He has finished training now and came to see me a few months ago. He is married now and has just been offered a job making a handsome salary that, over time, will allow him to do much for his family. Sadly, his mother did pass away a year or so ago from complications related to an illness. We talked about it and I reinforced what he already knew: his being in Pakistan would not have made any difference to her illness one way or another. It was just meant to be.

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Someone else also comes to mind. Saadia (not her real name) came to see me while she was still a medical student. I forget what the initial reason was but I do remember that she cried her eyes out in my office because a class fellow had been ‘cyber-stalking’ her for months. He had been harassing her from multiple cell phone, email and Facebook accounts, pledging his undying love and devotion when she wanted nothing to do with him. Over time, she came to see me a few more times and we became friends. It turned out that she was also a militant feminist and we had many discussions in which, in the middle of her ranting about what pigs Pakistani men were, I would laughingly remind her that I was a man to which her usual retort would be: “Don’t start sir, you’re different!.”

She also passed her US exams with flying colours and eventually ‘matched’ at a prestigious university. We stayed in touch and exchanged emails regularly and one recurrent topic of conversation was marriage. As a typical Pakistani girl, dating was out of question even though attractive and intelligent as she was, she must have had more than her fair share of suitors. This dilemma, who to marry and when, often confronts single Pakistani doctors in the US, an increasing number of whom are now women. Some take the plunge and marry an American (whether ethnically Caucasian or of Pakistani origin) thus also settling the lingering question of where they will eventually live and work over the years.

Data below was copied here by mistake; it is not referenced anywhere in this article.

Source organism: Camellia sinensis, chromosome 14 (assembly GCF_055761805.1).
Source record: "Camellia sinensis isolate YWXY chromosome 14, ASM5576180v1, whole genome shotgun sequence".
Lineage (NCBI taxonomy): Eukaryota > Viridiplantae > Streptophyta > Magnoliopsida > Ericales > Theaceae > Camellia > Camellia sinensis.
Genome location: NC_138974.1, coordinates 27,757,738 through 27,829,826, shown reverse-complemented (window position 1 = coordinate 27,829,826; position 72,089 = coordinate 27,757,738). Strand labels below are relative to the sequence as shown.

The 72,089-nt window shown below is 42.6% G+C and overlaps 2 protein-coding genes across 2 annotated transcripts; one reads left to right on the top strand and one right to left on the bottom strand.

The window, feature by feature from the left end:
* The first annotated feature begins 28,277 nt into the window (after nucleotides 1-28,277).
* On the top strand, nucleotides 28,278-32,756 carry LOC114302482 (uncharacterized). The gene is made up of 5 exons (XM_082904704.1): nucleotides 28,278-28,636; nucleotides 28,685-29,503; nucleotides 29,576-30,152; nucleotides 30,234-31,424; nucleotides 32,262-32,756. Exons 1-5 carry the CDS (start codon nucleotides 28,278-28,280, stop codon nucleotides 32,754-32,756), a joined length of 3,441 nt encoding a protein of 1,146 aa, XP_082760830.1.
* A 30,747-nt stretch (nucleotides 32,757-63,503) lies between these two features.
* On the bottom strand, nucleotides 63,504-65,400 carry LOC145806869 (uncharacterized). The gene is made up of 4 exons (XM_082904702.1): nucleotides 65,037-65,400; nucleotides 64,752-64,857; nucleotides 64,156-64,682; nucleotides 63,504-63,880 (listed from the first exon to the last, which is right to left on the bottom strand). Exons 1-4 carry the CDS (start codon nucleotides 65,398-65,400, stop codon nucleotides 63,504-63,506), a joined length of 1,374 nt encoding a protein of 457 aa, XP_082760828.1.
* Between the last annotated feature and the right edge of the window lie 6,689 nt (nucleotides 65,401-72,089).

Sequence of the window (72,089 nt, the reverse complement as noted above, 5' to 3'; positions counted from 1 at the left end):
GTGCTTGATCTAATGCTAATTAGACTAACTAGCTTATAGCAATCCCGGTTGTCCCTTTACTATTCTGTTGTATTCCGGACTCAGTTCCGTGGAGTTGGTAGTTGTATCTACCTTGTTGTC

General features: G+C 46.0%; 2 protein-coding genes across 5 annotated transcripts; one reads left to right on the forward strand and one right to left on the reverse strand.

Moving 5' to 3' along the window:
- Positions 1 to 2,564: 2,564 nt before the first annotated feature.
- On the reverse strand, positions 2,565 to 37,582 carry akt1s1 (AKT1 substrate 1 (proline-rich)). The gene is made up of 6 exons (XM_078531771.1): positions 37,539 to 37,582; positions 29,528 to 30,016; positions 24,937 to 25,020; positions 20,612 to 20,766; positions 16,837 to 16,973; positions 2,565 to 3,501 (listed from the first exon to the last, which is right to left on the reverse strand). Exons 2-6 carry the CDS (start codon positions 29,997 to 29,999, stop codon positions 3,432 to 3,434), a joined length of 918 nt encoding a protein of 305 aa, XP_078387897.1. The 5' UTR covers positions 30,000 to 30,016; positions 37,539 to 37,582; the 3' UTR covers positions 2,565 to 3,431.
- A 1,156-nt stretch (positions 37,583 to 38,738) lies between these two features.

Others, like me many years ago, harboured hopes of both maintaining a bond with Pakistan and perhaps eventually returning there as well and thus wish to marry someone from Pakistan. But living 10,000 miles away makes any courtship difficult and even arranged ‘rishtas’ become complicated since you cannot see or meet your potential mate except maybe once or twice. Most of us figure some way out and so did Saadia. I just received a wedding card via email. She is about to finish her residency, her soon to be husband has already done his and is pursuing fellowship training and she will find a job close to him and join him soon. She insists that I fly to the US to attend her wedding but for now, a gift will have to suffice.

There are so many stories, so many intelligent, motivated young people who have left Pakistan — many of them probably for good. I keep hoping that one day, maybe many years from now, a few will come back, like I did and give something back to this country which, for all its flaws, is our home and has given all of us so much. In the meantime, come fall, I will keep getting calls and emails from shy, hesitant young men and women and my task will be to convince them that they already have what it takes. They just need to leap off that cliff and spread their wings. The world is waiting.

(Concluded)

Ali Madeeh Hashmi

ali hashmi
The writer is a psychiatrist and a Trustee of the Faiz Foundation Trust. He can be reached at [email protected]